I cleared my throat and offered clarification: “You’re right, Little Bro, there is actually more bacon on the table, but that’s your sister’s. We don’t have any more available for seconds. Everyone got an equal share to start, and we can’t take someone else’s. Why don’t you try some this yummy maple syrup?”
And then came the surprise of the morning.
Before anyone could say anything more, before the Little Man had a chance to even think about crying at the injustice of it all, his other sister—the four year old—piped up, totally unprompted and unexpectedly: “Here you go Little Man, you can have some of my bacon,” and she handed over half of what she had left from her own share of bacon.
I was floored.
The way bacon is cherished by all carnivores large and small in our house, that was a real act of kindness.
I was so struck by the generosity of it that I posted the vignette on Facebook—the true mark of distinction—with the concluding line: “No greater love hath any sister than this, that she would give up her bacon for her brother.”
It garnered some appreciative “Like’s” and “LOL’s.”
But later, I realized that it had been more than a humorous, Facebook-worthy anecdote: it had been an opportunity—an opportunity to deploy the power of praise.
As a parent, sometimes I overlook the opportunities that come my way to praise my kids. I’m usually pretty well attuned to problems, and ready to intervene with a “No, no, don’t do that,” when necessary, but not always so poised with praise when kudos are called for.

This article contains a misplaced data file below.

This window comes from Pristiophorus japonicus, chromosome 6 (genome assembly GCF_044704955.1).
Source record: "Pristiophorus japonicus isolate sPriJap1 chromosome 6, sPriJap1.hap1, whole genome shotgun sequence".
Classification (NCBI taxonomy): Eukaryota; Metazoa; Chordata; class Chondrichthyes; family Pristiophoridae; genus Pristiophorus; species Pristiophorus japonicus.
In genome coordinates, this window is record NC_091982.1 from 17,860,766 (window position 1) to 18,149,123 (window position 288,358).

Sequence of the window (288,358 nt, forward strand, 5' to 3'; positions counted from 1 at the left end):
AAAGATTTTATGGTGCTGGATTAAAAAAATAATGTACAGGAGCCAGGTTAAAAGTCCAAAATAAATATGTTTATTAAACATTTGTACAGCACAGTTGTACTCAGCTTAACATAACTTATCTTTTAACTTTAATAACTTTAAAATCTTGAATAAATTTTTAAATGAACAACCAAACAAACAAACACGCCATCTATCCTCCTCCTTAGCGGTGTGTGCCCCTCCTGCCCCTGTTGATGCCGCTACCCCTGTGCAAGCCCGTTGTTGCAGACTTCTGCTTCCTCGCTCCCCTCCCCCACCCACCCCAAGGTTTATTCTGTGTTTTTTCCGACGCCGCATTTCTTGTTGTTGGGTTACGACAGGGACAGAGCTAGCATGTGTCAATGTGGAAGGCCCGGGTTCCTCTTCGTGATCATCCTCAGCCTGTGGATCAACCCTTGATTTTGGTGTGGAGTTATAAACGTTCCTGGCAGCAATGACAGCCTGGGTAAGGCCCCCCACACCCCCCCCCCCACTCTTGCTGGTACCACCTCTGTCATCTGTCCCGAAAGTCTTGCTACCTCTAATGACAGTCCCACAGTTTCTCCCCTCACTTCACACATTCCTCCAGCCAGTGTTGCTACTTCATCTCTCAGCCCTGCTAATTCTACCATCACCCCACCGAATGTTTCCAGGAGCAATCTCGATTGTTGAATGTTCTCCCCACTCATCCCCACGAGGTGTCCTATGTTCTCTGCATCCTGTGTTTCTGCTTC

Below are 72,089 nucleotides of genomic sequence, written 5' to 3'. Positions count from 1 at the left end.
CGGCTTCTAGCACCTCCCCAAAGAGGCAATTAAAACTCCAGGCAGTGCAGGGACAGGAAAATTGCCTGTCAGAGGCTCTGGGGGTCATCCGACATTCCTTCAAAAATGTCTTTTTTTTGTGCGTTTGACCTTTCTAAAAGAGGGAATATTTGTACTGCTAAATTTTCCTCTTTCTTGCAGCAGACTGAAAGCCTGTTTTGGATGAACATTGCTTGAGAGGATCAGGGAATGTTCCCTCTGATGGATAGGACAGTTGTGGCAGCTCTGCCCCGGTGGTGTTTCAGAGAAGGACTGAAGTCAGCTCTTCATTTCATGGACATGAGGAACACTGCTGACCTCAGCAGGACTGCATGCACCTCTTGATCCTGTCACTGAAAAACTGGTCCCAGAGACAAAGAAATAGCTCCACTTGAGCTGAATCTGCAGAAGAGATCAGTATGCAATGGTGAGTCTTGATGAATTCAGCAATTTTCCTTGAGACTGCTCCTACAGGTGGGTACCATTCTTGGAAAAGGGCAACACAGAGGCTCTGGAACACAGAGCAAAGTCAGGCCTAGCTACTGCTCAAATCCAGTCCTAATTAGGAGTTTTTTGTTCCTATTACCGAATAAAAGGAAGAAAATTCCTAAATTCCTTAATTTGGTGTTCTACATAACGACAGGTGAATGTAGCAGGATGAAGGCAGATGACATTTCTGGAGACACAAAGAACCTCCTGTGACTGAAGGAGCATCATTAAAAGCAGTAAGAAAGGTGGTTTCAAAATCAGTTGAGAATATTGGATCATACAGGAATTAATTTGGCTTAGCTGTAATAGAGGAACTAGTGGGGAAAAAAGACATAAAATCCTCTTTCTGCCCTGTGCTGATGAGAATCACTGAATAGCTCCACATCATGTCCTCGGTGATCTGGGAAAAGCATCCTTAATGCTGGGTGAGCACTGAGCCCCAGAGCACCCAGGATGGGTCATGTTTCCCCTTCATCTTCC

And certainly “No-No’s” are an important part of parenting. But there is a “Yin” to that “Yang,” (or “Yang” to that “Yin”? I’m not sure which is which). Praise, rightly delivered, when truly deserved, can be powerful in enticing, and leading, and confirming our children in good behavior.
I heard a great talk by Rabbi Joseph Telushkin about the transformative power that parents can unleash with a well executed use of praise. His talk was called “How to Praise Your Child,” and there is a transcript of it on-line (it’s only a page or so and makes a quick and compelling read), and you can also see a briefer, less developed explanation of the idea which he gives in a video on YouTube. Rabbi Telushkin’s main point is that kids generally receive the highest praise from their parents for things other than acts of kindness, which, he points out, sends a message to kids about what is really important. If we turned that around, he argues, and gave children their highest praise for acts of virtue—like befriending an unpopular kid at school, or standing up to a bully, or sharing their bacon—it would change the way kids order virtue in their personal hierarchy of values.
Of course “No-No’s” are still necessary to circumvent problems as they arise throughout the day, but it’s also good to remember that we have another parenting tool at our disposal, and a powerful one at that. Mother Teresa said: "Kind words can be short and easy to speak, but their echoes are truly endless." And the Bible tells us: “By patience is a ruler persuaded, and a soft tongue will break a bone.” Prv 25, 15
Best of all, it’s fun to praise our kids! We parents can enjoy celebrating the good things our kids do just as much as our kids enjoy hearing them celebrated. And if we keep our eyes open for it, we may just be surprised at the opportunities that will come our way to share the joy!
Copyright 2014 Jake Frost
About the Author
Jake Frost is an attorney, husband, and father of four grade-school aged kids. He’s the author of six books: a Catholic fantasy novel, The Light of Caliburn; Catholic Dad: (Mostly) Funny Stories of Faith, Family, and Fatherhood; Catholic Dad 2: More (Mostly) Funny Stories of Faith, Family, and Fatherhood; From Dust to Stars: Poems by Jake Frost; Victory! Poems by Jake Frost; and a children’s book he also illustrated called The Happy Jar.